I don’t need anything…

I don’t need anything…

By Rajesh Setty on Fri 30 Mar 2007, 12:29 PM – 3 Comments

A close friend shared his recent experience with one of his colleagues from the past – John (not his real name).

John was seeking some advice from my friend as he was starting his new business. My friend was happy to help him out. After one meeting, John continued to call my friend stating he really didn’t anything else – just some advice. In the third meeting, John wanted my friend to introduce him to a few potential clients and a few potential investors. What John told him was “I really don’t want to take more than 30 minutes of your time. If you send five or ten emails to these customers and investors introducing me, I will take it up from there”

Guess how many introductions he got? NONE.

What was John’s problem?

Actually, there were many. Let me list a few:

1st Problem:  John wanted to get help but did not want to acknowledge that he was getting help. Probably because if he acknowledged, he would have to reciprocate. John’s trick (that backfired) – not acknowledge the help received.

2nd Problem:  Equated time spent with the value received. He thought the value that my friend provided was the time he spent on making those introductions. That is hardly the case. If it was, anybody could spend those 30 minutes and make those introductions. An introduction to a person of power may be one of the biggest favors that someone can make to you. Not acknowledging that is a SIN.

3rd Problem:  He sort of insulted my friend by trying to “sneak in” and get the benefit “under the radar” What my friend was upset about most was that John undermined his intelligence to see through John’s game.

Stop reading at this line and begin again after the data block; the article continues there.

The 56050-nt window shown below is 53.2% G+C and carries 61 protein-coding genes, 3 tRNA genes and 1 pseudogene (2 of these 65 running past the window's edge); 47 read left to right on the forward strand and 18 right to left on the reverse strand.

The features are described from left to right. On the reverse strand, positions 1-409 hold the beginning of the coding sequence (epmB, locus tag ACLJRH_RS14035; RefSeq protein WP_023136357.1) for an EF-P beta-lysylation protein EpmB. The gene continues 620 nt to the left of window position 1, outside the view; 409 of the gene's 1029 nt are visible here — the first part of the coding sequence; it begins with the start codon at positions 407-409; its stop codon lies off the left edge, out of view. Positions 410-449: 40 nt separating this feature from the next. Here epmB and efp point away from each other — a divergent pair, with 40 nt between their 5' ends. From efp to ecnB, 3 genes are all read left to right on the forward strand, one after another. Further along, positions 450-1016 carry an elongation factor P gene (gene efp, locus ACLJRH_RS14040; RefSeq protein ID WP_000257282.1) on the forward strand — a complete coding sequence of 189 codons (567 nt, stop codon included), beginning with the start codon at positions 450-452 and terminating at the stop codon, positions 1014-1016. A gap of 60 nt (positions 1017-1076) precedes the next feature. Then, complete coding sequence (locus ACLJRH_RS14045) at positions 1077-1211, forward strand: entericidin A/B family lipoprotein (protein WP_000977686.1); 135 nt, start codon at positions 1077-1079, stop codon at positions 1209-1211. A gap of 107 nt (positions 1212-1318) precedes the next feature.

John’s loss:

As you can see, the big loss was the “loss of mind share” of my friend.


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3 Comments so far, Add Yours

Anonymous  on March 31st, 2007

Also, you left out the fact that these “Johns” will now feel absolutely insulted and hurt that “Jack” did not furnish those introductions, and will go on to bad mouth all the good Jacks in public or at other places.

Not only has he lost mindshare with Jack, but will continue losing it with other friends in the circle. Good point.

Anonymous  on April 1st, 2007

Good point – well at the same time, it hurts “Jack” as well to an extent. In the process it is possible that Jack’s deposits in Emotional Bank Accounts (as Dr.Stephen Covey terms it) or Personal Integrity accounts may diminish when such bad mouthing happens (at least until the truth is known). That’s one of the problems in the society today. People support as long as one is nice and helpful.

However, I still believe that as far as the personal integrity accounts are strong and live by the priciples no badmouthing can hurt any way.There is still a fine line.

Anonymous  on April 4th, 2007

Interesting post. One of the problems is that John was in fact needing something, but was not willing to offer anything in return. In one of my recent posts entitled “Effective networkers are givers,” I called this “crisis networking.” This type of networking is counterproductive.

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